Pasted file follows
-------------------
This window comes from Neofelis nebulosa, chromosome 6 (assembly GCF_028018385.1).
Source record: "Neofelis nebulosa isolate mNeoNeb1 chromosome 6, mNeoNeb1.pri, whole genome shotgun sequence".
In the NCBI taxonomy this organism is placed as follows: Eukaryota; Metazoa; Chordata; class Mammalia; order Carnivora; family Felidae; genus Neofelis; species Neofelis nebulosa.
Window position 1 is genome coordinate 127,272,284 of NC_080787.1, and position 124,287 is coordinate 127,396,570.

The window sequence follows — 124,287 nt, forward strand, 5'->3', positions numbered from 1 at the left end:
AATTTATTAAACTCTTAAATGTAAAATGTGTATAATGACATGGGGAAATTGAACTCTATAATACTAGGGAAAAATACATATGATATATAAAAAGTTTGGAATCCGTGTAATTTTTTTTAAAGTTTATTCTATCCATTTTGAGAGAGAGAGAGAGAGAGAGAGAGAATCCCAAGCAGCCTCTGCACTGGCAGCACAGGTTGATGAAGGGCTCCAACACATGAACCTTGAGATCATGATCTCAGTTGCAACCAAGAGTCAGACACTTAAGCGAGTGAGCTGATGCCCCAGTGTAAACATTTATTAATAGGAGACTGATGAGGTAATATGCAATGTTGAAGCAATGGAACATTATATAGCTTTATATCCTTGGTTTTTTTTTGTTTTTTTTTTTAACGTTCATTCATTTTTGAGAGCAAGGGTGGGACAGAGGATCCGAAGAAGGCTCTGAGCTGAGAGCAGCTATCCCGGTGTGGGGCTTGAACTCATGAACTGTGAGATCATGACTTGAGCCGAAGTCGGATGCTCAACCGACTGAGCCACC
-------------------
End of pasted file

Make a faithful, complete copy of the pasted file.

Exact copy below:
This window comes from Neofelis nebulosa, chromosome 6 (assembly GCF_028018385.1).
Source record: "Neofelis nebulosa isolate mNeoNeb1 chromosome 6, mNeoNeb1.pri, whole genome shotgun sequence".
In the NCBI taxonomy this organism is placed as follows: Eukaryota; Metazoa; Chordata; class Mammalia; order Carnivora; family Felidae; genus Neofelis; species Neofelis nebulosa.
Window position 1 is genome coordinate 127,272,284 of NC_080787.1, and position 124,287 is coordinate 127,396,570.

The window sequence follows — 124,287 nt, forward strand, 5'->3', positions numbered from 1 at the left end:
AATTTATTAAACTCTTAAATGTAAAATGTGTATAATGACATGGGGAAATTGAACTCTATAATACTAGGGAAAAATACATATGATATATAAAAAGTTTGGAATCCGTGTAATTTTTTTTAAAGTTTATTCTATCCATTTTGAGAGAGAGAGAGAGAGAGAGAGAGAATCCCAAGCAGCCTCTGCACTGGCAGCACAGGTTGATGAAGGGCTCCAACACATGAACCTTGAGATCATGATCTCAGTTGCAACCAAGAGTCAGACACTTAAGCGAGTGAGCTGATGCCCCAGTGTAAACATTTATTAATAGGAGACTGATGAGGTAATATGCAATGTTGAAGCAATGGAACATTATATAGCTTTATATCCTTGGTTTTTTTTTGTTTTTTTTTTTAACGTTCATTCATTTTTGAGAGCAAGGGTGGGACAGAGGATCCGAAGAAGGCTCTGAGCTGAGAGCAGCTATCCCGGTGTGGGGCTTGAACTCATGAACTGTGAGATCATGACTTGAGCCGAAGTCGGATGCTCAACCGACTGAGCCACC